Consume What You Can Do

I consider Tiago Forte to be one of the best, most effective thinkers in productivity today. A few years ago, he wrote a particularly good introduction to the Theory of Constraints. I quote:

This is a companion discussion topic for the original entry at

About a week in and I can see two problems with this approach:

  • I sometimes read actionable things by accident. So the ‘actionable, to-try’ pile keeps growing larger regardless of what I do.
  • I’m itching to try and expand the bottleneck, even though I know it’s not likely to work. For most techniques, I find you’ll have to focus on it quite a bit, and think about all the nuances before you get it to work.

The biggest win so far has been to have the ‘two experiments of the week’ sit at the top of my todo list, as a reminder.

The way to expand the bottleneck has a couple options

  1. increase your throughput in implementing actionable things
  2. delegate the other actionable things to others and have them report back

While the second option isn’t perfect, you can still glean some learnings from it.

Two experiments per week equates to 104 per year, provided no breaks. Realistically speaking lets say you commit to around 70 of those due to family, vacation, etc.

Allowing a group of people (aka CommonCog group) to perform and track their results allows larger amounts of experiments. 10 people x 2 experiments per week x 35 weeks = 700 experiments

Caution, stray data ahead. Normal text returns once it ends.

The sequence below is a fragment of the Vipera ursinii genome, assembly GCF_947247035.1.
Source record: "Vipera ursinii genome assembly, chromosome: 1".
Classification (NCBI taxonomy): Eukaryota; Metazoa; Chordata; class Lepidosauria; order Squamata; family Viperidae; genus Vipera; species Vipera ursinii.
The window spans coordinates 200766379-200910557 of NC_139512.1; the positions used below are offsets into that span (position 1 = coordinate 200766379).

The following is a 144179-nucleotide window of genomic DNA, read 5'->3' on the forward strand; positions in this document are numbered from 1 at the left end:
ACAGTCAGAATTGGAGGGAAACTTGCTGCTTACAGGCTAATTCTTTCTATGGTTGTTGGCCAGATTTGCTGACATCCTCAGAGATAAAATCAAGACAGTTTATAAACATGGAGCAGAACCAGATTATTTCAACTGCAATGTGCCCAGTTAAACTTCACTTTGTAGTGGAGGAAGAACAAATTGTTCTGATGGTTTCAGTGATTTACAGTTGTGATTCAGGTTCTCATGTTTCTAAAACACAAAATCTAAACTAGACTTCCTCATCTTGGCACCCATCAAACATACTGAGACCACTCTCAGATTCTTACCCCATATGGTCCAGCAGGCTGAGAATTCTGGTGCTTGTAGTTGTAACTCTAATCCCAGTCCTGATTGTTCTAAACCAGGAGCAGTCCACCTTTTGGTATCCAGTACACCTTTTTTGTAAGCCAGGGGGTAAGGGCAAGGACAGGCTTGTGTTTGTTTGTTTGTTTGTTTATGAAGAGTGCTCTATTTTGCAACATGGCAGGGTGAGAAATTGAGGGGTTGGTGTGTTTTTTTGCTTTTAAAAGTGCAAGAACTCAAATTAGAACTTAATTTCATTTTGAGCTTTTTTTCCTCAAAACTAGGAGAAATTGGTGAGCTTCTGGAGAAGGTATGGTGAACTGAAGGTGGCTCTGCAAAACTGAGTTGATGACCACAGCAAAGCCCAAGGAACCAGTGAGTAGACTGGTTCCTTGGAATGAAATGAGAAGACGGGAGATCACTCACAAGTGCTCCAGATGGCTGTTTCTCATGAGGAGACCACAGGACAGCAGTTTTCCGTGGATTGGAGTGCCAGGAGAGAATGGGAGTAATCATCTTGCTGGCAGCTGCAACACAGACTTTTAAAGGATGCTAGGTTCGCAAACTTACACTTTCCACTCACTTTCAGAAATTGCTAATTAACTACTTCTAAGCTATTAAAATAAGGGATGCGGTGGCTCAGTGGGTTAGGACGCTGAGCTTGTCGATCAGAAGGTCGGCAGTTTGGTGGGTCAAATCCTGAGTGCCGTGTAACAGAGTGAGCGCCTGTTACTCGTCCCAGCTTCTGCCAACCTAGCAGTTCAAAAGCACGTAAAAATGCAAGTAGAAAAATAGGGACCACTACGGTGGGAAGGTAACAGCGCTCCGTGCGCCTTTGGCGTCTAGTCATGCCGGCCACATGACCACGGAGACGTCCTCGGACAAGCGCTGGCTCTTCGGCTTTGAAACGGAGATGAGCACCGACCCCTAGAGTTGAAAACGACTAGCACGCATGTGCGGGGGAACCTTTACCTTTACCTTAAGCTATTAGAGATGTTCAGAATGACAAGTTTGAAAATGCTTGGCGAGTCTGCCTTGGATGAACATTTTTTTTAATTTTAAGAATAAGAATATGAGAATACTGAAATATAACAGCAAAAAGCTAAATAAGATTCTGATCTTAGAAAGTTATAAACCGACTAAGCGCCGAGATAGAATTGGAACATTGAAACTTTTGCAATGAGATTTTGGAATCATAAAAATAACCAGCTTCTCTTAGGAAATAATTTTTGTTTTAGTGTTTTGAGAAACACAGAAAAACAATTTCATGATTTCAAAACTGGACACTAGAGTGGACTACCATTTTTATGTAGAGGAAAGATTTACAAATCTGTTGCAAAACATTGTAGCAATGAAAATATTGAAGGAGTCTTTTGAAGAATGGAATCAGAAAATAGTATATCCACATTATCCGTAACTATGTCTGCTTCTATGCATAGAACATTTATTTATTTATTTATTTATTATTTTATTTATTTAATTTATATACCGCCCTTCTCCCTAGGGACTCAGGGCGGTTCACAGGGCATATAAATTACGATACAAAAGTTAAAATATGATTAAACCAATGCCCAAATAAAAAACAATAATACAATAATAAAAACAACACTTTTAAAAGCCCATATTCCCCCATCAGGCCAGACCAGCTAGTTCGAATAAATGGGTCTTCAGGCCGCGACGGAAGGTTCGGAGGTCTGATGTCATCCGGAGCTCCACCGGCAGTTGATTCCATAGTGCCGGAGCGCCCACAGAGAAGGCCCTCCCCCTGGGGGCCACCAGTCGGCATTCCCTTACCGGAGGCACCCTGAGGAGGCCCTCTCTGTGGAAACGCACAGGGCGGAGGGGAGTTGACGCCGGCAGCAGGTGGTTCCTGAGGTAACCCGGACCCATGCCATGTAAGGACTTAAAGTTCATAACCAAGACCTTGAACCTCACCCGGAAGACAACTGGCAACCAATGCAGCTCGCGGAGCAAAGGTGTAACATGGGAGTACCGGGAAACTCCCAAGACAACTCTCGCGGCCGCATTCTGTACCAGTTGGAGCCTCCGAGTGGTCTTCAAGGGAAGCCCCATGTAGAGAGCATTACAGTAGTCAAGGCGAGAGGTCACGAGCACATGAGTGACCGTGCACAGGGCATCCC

Then there becomes a signal vs noise problem, but if there is a way to increase the quality of the “reports” it might not become an issue

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There may be some positive benefit to letting these pile up. Once you’ve amassed a list you’re no longer comfortable staring at, you can mine through them and try to:

  • Identify the “hot spots” in your current slate of interests and focus there
  • Extract the meta-skills that if experimented on and mastered, would check off multiple experiments (or even whole experimental areas) at once
  • Provide fodder to combine and recombine the experiments in novel ways that weren’t obvious in isolation

If there’s one thing I’ve learned it’s that you can’t outrun your own curiosity, so instead learn to make it work for you more effectively


I like this idea a lot :wink:

This is a good point. I don’t see my list of ‘to-experiment’ ideas as a resource to mine for insight; perhaps I should. I’ll have to think about this.

In general, though, I have a handful of things I want to experiment with at any given time. So even though my ‘to-experiment’ list might be arbitrarily long, it’s usually pretty clear (given my work/life context) what’s most important to prioritise in a given week.

Still, both of these comments are really good. I’d not thought about them!